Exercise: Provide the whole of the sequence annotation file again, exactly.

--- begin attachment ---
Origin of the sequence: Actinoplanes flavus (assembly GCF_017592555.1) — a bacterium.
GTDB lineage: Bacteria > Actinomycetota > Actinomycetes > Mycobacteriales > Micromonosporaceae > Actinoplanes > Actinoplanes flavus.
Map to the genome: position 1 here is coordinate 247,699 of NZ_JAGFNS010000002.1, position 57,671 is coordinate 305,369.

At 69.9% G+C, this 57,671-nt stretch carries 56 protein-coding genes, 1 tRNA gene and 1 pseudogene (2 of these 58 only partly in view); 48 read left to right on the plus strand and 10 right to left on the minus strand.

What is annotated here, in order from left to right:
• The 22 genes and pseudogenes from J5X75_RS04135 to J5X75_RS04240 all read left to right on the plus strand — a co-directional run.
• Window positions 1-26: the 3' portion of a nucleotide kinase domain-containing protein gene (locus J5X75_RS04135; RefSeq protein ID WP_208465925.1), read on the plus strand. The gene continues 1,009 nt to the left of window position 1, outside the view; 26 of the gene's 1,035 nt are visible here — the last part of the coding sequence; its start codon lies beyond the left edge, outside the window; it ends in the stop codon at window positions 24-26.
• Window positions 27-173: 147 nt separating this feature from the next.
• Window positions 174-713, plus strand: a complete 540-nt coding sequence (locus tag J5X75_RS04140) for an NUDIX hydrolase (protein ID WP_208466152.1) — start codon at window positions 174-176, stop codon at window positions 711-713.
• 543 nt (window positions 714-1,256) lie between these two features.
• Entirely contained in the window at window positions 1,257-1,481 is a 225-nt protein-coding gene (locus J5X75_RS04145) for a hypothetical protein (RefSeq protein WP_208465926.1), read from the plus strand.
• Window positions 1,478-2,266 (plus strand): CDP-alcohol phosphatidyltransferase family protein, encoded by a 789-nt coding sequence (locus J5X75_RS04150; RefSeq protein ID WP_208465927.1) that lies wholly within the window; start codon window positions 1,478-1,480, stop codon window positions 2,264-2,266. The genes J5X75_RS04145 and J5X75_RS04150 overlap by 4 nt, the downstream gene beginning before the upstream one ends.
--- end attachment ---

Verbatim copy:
Origin of the sequence: Actinoplanes flavus (assembly GCF_017592555.1) — a bacterium.
GTDB lineage: Bacteria > Actinomycetota > Actinomycetes > Mycobacteriales > Micromonosporaceae > Actinoplanes > Actinoplanes flavus.
Map to the genome: position 1 here is coordinate 247,699 of NZ_JAGFNS010000002.1, position 57,671 is coordinate 305,369.

At 69.9% G+C, this 57,671-nt stretch carries 56 protein-coding genes, 1 tRNA gene and 1 pseudogene (2 of these 58 only partly in view); 48 read left to right on the plus strand and 10 right to left on the minus strand.

What is annotated here, in order from left to right:
• The 22 genes and pseudogenes from J5X75_RS04135 to J5X75_RS04240 all read left to right on the plus strand — a co-directional run.
• Window positions 1-26: the 3' portion of a nucleotide kinase domain-containing protein gene (locus J5X75_RS04135; RefSeq protein ID WP_208465925.1), read on the plus strand. The gene continues 1,009 nt to the left of window position 1, outside the view; 26 of the gene's 1,035 nt are visible here — the last part of the coding sequence; its start codon lies beyond the left edge, outside the window; it ends in the stop codon at window positions 24-26.
• Window positions 27-173: 147 nt separating this feature from the next.
• Window positions 174-713, plus strand: a complete 540-nt coding sequence (locus tag J5X75_RS04140) for an NUDIX hydrolase (protein ID WP_208466152.1) — start codon at window positions 174-176, stop codon at window positions 711-713.
• 543 nt (window positions 714-1,256) lie between these two features.
• Entirely contained in the window at window positions 1,257-1,481 is a 225-nt protein-coding gene (locus J5X75_RS04145) for a hypothetical protein (RefSeq protein WP_208465926.1), read from the plus strand.
• Window positions 1,478-2,266 (plus strand): CDP-alcohol phosphatidyltransferase family protein, encoded by a 789-nt coding sequence (locus J5X75_RS04150; RefSeq protein ID WP_208465927.1) that lies wholly within the window; start codon window positions 1,478-1,480, stop codon window positions 2,264-2,266. The genes J5X75_RS04145 and J5X75_RS04150 overlap by 4 nt, the downstream gene beginning before the upstream one ends.